RK: Oh yeah, and I’ll tell you what, they’re all better. Really, since we’ve been touring now, it’s been, you know… these songs have existed now for at least a year or more now, the ones that we’re playing live that is, and they’re better. I mean look at the song Meds, I love the live version. I released a live version a few months ago from the tour. It took on a whole new life. Because at rehearsal one day, I was just jamming on the piano, and I said, “You know what? I don’t want to play guitar on this song. I want the song to be a piano thing”. And it’s so much cooler playing it on the electric piano, so that became a huge thing. One of my favorite parts of our tour this year was doing Meds on the keyboard and having that jam, and there’s a live video; there’s a fan video that somebody edited for me. You really see I don’t know if you saw that at all?
GC: Yeah, it’s great!
RK: Yeah, It just took on a whole other thing, you know? That’s what I love about going in and making a record, doing everything myself, and in the back of my mind, knowing I’m going to do a tour and then be able to release it live. And by the way, here’s something else. We have many shows that we’ve recorded the multi-track audios. So, in addition to this new studio record, I’m working on, I really want, at some point, to dive into that and put out a live record of this last run, because I think we did some really cool things and we were really lucky to get it recorded.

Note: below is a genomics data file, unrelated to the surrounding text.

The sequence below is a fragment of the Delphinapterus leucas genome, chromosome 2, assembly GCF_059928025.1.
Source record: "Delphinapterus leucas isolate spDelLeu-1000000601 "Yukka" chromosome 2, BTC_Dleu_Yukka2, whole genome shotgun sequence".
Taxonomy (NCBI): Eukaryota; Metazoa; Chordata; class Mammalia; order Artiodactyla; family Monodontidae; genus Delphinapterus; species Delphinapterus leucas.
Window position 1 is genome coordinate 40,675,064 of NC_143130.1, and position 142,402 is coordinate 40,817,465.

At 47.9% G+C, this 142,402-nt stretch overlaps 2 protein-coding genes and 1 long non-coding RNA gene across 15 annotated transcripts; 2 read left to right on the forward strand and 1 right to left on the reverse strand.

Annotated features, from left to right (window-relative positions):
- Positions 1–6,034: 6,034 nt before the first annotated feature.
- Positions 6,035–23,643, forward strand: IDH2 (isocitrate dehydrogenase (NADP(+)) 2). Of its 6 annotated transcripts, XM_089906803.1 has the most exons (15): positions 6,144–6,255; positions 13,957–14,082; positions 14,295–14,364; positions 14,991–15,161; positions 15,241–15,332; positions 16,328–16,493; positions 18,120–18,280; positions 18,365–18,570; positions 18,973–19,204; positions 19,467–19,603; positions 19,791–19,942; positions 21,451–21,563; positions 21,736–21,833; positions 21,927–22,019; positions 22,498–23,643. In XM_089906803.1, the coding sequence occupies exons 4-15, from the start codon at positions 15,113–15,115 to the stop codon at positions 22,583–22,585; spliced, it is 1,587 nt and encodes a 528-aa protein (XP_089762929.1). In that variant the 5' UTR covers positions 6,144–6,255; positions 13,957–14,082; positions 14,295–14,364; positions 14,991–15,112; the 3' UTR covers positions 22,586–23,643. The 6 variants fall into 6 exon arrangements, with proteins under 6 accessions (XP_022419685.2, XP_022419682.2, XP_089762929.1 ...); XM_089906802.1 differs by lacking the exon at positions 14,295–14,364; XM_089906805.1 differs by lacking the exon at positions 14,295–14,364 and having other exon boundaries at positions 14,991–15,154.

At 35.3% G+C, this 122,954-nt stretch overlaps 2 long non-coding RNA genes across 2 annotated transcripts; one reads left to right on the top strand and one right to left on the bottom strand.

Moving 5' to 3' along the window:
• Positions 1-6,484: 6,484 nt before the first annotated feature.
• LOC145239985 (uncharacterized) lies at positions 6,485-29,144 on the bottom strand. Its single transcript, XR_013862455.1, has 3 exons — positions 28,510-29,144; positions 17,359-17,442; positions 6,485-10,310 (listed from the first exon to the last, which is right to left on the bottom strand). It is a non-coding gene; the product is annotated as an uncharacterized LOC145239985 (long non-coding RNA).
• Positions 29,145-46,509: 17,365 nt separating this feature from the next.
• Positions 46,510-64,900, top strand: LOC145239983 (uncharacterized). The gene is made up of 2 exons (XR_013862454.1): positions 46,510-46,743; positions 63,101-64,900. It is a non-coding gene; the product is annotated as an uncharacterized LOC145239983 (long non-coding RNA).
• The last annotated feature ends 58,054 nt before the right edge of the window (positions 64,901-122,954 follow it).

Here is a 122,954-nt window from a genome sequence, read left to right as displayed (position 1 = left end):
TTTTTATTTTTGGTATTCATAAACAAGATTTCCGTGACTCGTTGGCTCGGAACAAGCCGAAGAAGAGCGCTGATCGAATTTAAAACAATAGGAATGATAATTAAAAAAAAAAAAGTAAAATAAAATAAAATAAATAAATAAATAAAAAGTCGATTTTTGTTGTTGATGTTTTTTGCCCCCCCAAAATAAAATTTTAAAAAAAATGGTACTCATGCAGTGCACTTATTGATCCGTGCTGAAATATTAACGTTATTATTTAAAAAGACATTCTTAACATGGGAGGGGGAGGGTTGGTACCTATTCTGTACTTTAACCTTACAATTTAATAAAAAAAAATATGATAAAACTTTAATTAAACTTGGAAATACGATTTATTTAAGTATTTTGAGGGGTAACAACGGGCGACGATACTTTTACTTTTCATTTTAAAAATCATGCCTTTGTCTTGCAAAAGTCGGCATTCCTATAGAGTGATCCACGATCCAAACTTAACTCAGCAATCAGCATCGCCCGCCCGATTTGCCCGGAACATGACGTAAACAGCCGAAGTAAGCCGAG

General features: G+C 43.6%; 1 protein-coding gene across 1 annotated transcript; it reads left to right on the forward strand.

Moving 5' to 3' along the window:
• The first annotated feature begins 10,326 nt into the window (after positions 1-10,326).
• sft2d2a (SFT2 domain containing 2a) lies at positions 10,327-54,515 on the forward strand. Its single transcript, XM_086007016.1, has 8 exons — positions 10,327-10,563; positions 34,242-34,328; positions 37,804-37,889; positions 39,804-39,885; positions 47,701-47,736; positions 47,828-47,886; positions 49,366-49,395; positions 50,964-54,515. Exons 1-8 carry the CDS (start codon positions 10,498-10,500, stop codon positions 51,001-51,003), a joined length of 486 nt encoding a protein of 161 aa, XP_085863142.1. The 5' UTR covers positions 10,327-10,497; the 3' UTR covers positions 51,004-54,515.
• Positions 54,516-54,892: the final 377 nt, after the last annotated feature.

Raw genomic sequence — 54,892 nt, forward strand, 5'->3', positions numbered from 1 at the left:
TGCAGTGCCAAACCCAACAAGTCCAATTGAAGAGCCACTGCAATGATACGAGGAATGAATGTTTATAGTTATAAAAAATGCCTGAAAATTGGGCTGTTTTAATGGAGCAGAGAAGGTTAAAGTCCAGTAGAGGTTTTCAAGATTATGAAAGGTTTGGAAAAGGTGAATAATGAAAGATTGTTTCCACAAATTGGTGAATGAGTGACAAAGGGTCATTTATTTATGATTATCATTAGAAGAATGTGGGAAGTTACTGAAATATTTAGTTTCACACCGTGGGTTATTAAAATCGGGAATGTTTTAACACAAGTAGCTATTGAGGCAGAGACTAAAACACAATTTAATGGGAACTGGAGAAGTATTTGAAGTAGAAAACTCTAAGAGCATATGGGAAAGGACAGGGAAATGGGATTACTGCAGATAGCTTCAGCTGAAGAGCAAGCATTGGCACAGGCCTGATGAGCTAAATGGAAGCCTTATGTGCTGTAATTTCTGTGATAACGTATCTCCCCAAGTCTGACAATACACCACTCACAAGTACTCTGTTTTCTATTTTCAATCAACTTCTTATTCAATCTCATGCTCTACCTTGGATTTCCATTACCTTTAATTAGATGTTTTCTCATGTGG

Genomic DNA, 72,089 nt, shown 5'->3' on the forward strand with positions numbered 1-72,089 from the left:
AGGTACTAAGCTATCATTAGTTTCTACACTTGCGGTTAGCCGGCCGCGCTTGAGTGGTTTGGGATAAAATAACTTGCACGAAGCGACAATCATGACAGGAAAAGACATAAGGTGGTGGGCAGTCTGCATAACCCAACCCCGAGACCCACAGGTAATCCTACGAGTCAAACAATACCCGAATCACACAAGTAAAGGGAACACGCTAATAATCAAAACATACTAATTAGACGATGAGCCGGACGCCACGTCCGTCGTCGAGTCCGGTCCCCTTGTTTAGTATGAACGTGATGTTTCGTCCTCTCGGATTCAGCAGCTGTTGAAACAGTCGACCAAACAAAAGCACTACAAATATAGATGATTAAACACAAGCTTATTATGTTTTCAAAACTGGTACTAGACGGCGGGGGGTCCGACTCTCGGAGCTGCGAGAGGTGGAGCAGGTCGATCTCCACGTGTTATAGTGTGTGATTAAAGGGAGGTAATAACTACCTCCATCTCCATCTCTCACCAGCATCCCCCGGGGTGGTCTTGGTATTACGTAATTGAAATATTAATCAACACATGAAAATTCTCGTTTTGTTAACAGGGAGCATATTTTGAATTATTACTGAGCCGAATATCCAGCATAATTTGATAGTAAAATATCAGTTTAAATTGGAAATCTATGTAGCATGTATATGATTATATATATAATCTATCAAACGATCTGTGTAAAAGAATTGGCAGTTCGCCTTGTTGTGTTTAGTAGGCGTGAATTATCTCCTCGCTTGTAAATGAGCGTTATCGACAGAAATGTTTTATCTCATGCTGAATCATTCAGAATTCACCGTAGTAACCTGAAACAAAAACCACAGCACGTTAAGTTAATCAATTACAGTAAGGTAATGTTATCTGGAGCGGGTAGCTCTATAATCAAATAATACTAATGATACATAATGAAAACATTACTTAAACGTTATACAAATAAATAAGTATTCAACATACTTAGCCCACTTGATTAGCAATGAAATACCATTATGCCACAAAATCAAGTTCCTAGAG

GC: That would be awesome! I know from your live DVD from the Cannibals tour, you guys are pretty tight, but there is still plenty of room to stretch out. For a fan of live music, it’s great to hear how the songs evolve and take on a new life.
RK: Yeah, you know, that’s another thing, like this song Help Me from many years ago. And then there’s an old song called Fear from the ‘Into the Black’ record. They’ve become like; it’s almost like, you can’t imagine my band doing a live show without Help Me being in the show, you know that kind of thing.